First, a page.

Tuesday, 1 January 2013

A home cooked Korean meal

After a freezing week in Korea, it's good to be back in sunny Singapore! What started out as a work trip evolved into a winter vacation with close friends.

We arrived on a Monday morning, took the airport bus (I love the airport shuttle service. It's cheap, reliable and comfortable ) to Insadong to meet our friends, dumped our baggage at Pine Suites, a traditional Hanok that overlooks the Changdeok Palace in Bukchon, before heading out the door.

This is my fourth trip to Seoul yet I always find new things that impress me. This time, it is the underfloor hydronic heating system. Assumed to be invented in the Goguryeo Kingdom (37 B.C.-A.D. 668), the "ondol" heating system originally worked by heating a stone under the floor from the smoke of a fire built at one end of the room. These days, hot water pipes are used instead.

I think it is a safe and fantastic way to stay comfortably warm. I used to dread taking showers during winter but in Korea, the ondol keeps the entire house so cosy that you don't step out of the bathroom shivering.

Korea is famous for their cold winters, so we came prepared with lots of warm clothes. The temperature dropped to -14 degree C on our first day, so it was nice to start the trip with a home cooked meal. EY's sister had kindly invited us for lunch at her house. She's such a fabulous cook, we were thoroughly spoiled by her hospitality.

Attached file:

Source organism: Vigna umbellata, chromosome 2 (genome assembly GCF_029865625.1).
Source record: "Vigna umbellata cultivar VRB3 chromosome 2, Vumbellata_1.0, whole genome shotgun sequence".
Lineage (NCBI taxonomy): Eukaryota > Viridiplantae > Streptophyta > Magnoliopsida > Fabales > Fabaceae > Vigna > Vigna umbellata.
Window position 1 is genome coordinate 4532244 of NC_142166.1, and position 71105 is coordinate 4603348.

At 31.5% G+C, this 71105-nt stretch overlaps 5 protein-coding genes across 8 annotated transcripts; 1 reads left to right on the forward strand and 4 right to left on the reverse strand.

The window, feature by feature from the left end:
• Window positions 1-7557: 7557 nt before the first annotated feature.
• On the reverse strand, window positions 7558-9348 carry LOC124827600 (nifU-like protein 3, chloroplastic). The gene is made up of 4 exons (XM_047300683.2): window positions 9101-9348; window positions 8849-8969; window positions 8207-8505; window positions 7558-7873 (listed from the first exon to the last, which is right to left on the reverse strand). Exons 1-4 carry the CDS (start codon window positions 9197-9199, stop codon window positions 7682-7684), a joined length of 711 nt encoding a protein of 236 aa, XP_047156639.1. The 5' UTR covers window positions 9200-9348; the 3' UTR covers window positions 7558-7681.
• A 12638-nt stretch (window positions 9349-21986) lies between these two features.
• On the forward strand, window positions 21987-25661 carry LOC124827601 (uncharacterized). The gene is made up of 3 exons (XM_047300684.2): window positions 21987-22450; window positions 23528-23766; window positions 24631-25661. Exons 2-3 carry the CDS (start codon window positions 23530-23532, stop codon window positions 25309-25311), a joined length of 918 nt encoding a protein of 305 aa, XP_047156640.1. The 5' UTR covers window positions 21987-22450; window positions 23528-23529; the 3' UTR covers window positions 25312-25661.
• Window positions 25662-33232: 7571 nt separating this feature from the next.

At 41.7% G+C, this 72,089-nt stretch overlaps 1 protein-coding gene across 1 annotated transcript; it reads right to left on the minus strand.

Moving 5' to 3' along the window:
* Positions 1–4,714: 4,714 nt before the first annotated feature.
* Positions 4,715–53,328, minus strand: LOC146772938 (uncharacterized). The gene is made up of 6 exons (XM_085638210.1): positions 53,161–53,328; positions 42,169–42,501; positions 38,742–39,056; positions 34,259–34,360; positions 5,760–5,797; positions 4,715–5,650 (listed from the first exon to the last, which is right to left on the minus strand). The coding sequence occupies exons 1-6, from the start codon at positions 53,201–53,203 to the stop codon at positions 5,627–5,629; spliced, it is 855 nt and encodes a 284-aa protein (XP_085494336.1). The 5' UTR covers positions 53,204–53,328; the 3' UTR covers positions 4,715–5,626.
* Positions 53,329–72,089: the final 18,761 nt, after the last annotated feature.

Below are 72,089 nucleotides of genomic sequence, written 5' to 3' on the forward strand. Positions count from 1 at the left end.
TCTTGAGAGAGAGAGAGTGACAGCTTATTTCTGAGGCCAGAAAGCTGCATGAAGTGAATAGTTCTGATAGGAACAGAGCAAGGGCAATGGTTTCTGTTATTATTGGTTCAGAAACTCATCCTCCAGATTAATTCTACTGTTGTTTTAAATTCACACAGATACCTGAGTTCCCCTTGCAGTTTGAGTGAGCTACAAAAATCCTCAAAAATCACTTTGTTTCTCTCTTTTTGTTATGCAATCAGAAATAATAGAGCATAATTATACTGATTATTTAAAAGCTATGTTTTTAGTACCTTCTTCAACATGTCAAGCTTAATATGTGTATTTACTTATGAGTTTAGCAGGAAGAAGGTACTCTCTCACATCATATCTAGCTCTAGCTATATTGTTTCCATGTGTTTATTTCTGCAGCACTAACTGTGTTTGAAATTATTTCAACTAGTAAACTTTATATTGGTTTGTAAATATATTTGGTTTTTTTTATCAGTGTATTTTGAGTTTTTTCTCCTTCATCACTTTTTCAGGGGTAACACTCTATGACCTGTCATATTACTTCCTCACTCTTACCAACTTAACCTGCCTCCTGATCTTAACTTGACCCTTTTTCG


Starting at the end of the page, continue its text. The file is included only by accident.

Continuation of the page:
Fried dumplings.

The mashed potato balls were the best I've ever had.

Kimchi made by EY's mother.

The beef stew had chestnuts, almond and cashew nuts in it. Perfect for a cold winter day.

The Koreans eat a lot of fresh salad but their vegetables are so fresh and crunchy, they are nothing like what we eat in Singapore. The onions are so sweet and crispy, they don't taste like onions at all. The texture of the sprouts is crispy yet firm. I'm determined to grow even more sprouts to make my own salads at home.

An interesting kimchi made using cucumber and dried fish.

This calamari dish was really yummy. The stuffing is a mixture of glutinous rice and vegetables.

It is a tradition to serve soup with rice cakes and dumplings during the new year and we had the privilege to enjoy a bowl each. We were supposed to eat up everything in the bowl but I was too stuffed to eat up all the rice cakes.

 
After a hearty meal, we made our way to Naksan Rampart.

To be continued....

4 comments:

Petunia Lee said...

The food looks so professional!!

Open Kitchen Concept said...

Looks so good.. I would love to find the recipe of the calamari dish and the salad sauce!

Blur Ting said...

OKC - I made the calamari yesterday but it wasn't the same. I used cooked glutinous rice (you know the breakfast food type?) and mixed in some chives and stuffed in the squid. Must use really thick and fat squid because when you cook, it will shrink and the stuffing will be squeezed out. I steamed lightly and cut up before dipping in egg. Maybe must coat with some flour first before dipping in egg. Mine just didn't look the same as this.

Blur Ting said...

The salad dressing had ground sesame in it. It was really good. I could eat the salad all day.